Wired’s Ryan Singel wrote a great article on the useful exploitation of Radio Intercept of EMI/RFI:
Decades ago the FCC has set standards prohibiting electrical devices from interfering with other ones, concerned merely about noise. These days we know that computer monitors, audio cables and other information machines like credit card machines in restaurants actually emit sensitive information.
Outside of the government, almost nothing was known about how such eavesdropping worked until 1985, when a computer researcher named Wim van Eck published a paper explaining how cheap equipment could be used to pick up and redisplay information from a computer monitor.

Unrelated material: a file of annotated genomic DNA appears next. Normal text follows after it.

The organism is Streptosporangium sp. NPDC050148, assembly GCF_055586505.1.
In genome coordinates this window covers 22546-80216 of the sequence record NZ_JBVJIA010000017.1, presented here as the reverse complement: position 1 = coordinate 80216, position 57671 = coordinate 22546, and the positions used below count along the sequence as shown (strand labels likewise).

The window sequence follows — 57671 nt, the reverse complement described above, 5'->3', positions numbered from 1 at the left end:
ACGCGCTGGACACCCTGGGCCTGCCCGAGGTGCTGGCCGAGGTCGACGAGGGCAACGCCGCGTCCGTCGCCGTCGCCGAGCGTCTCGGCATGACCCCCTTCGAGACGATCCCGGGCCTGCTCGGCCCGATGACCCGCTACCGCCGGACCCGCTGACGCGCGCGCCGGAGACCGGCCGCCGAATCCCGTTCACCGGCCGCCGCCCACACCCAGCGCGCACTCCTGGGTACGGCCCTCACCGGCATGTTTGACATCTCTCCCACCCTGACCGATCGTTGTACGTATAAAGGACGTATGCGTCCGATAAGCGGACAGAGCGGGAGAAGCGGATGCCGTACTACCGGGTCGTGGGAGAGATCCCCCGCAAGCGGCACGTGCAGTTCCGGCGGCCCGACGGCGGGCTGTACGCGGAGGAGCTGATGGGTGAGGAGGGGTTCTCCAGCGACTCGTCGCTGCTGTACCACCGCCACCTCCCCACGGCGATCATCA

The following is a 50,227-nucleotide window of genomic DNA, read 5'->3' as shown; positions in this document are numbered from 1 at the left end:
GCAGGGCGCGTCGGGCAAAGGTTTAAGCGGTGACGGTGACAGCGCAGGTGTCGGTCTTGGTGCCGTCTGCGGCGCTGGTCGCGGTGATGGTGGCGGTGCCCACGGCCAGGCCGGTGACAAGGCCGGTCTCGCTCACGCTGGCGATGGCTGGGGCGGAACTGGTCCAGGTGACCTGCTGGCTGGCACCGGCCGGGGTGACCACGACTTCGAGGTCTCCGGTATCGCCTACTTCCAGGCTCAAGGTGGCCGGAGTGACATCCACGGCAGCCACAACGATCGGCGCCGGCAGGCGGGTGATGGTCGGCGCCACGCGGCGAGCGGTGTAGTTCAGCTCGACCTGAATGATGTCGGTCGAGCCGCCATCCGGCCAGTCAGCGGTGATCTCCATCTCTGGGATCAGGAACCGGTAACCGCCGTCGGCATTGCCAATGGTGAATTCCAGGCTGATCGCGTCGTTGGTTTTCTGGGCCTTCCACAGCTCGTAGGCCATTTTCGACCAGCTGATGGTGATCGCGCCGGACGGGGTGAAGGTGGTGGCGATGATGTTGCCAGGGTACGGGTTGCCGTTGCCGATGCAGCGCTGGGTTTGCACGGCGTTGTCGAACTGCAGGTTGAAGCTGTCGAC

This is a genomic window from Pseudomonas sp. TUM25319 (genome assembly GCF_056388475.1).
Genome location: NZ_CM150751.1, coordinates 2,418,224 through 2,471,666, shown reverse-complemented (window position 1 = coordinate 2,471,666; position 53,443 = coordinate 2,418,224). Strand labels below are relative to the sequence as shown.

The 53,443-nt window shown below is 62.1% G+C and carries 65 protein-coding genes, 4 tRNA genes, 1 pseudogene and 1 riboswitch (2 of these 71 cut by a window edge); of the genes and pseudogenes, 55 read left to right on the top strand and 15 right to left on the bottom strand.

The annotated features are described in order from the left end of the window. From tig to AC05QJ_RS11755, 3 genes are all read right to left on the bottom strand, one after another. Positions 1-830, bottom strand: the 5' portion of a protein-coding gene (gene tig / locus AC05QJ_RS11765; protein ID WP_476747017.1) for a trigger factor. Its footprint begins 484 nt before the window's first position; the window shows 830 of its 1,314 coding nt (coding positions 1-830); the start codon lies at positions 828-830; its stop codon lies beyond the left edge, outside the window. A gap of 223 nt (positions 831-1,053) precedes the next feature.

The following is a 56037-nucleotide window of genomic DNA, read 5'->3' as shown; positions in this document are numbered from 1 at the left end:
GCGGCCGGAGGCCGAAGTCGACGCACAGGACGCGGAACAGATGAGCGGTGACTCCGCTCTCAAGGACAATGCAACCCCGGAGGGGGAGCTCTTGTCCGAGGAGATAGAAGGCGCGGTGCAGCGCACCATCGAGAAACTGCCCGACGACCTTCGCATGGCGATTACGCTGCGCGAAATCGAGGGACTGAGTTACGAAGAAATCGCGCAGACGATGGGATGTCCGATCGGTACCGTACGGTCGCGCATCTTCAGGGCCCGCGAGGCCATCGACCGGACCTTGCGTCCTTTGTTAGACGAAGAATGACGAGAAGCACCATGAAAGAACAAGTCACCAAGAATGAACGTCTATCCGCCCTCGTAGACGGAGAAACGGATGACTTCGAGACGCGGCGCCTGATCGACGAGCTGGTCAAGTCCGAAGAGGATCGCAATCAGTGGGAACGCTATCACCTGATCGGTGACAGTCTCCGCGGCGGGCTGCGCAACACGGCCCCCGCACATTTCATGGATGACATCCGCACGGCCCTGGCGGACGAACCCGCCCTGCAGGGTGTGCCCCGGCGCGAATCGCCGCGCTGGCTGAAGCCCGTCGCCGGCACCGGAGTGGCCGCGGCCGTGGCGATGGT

Read the whole article at: http://blog.wired.com/27bstroke6/2008/04/nsa-releases-se.html
And as Ryan mentions: ….. how the United States first learned about the fundamental security vulnerability called “compromising emanations” is revealed for the first time in a newly-declassified 1972 paper TEMPEST: A Signal Problem(.pdf), from the National Security Agency’s secret in-house journal Cryptologic Spectrum.
Interesting material – what information does you radio gear give away without you knowing it?